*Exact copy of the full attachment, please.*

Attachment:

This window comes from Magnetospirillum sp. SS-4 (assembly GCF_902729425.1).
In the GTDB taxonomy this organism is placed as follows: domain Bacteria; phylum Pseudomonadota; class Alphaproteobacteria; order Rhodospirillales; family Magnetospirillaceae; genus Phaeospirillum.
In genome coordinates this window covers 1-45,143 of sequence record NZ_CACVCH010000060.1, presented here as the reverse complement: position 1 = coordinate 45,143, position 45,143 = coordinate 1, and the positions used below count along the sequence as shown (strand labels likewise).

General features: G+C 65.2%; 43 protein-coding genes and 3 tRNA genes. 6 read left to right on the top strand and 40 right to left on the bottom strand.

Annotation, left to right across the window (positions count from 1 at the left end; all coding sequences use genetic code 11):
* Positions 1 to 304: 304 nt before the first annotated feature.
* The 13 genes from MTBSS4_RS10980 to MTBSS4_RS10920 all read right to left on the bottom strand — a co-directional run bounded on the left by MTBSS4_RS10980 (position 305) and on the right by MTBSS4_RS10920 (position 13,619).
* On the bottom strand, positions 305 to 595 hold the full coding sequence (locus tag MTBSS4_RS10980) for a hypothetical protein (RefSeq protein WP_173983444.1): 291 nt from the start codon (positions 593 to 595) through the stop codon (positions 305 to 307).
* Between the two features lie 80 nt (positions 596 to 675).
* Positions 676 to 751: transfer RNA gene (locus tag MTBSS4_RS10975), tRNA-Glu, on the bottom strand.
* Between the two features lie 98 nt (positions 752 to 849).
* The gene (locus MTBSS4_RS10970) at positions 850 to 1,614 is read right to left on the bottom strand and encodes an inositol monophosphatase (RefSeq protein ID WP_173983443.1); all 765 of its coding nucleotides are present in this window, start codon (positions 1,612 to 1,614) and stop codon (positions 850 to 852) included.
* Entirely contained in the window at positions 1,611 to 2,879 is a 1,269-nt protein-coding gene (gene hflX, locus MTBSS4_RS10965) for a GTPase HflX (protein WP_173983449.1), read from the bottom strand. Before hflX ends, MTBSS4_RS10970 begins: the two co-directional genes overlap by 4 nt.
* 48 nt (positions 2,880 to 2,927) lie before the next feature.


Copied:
This window comes from Magnetospirillum sp. SS-4 (assembly GCF_902729425.1).
In the GTDB taxonomy this organism is placed as follows: domain Bacteria; phylum Pseudomonadota; class Alphaproteobacteria; order Rhodospirillales; family Magnetospirillaceae; genus Phaeospirillum.
In genome coordinates this window covers 1-45,143 of sequence record NZ_CACVCH010000060.1, presented here as the reverse complement: position 1 = coordinate 45,143, position 45,143 = coordinate 1, and the positions used below count along the sequence as shown (strand labels likewise).

General features: G+C 65.2%; 43 protein-coding genes and 3 tRNA genes. 6 read left to right on the top strand and 40 right to left on the bottom strand.

Annotation, left to right across the window (positions count from 1 at the left end; all coding sequences use genetic code 11):
* Positions 1 to 304: 304 nt before the first annotated feature.
* The 13 genes from MTBSS4_RS10980 to MTBSS4_RS10920 all read right to left on the bottom strand — a co-directional run bounded on the left by MTBSS4_RS10980 (position 305) and on the right by MTBSS4_RS10920 (position 13,619).
* On the bottom strand, positions 305 to 595 hold the full coding sequence (locus tag MTBSS4_RS10980) for a hypothetical protein (RefSeq protein WP_173983444.1): 291 nt from the start codon (positions 593 to 595) through the stop codon (positions 305 to 307).
* Between the two features lie 80 nt (positions 596 to 675).
* Positions 676 to 751: transfer RNA gene (locus tag MTBSS4_RS10975), tRNA-Glu, on the bottom strand.
* Between the two features lie 98 nt (positions 752 to 849).
* The gene (locus MTBSS4_RS10970) at positions 850 to 1,614 is read right to left on the bottom strand and encodes an inositol monophosphatase (RefSeq protein ID WP_173983443.1); all 765 of its coding nucleotides are present in this window, start codon (positions 1,612 to 1,614) and stop codon (positions 850 to 852) included.
* Entirely contained in the window at positions 1,611 to 2,879 is a 1,269-nt protein-coding gene (gene hflX, locus MTBSS4_RS10965) for a GTPase HflX (protein WP_173983449.1), read from the bottom strand. Before hflX ends, MTBSS4_RS10970 begins: the two co-directional genes overlap by 4 nt.
* 48 nt (positions 2,880 to 2,927) lie before the next feature.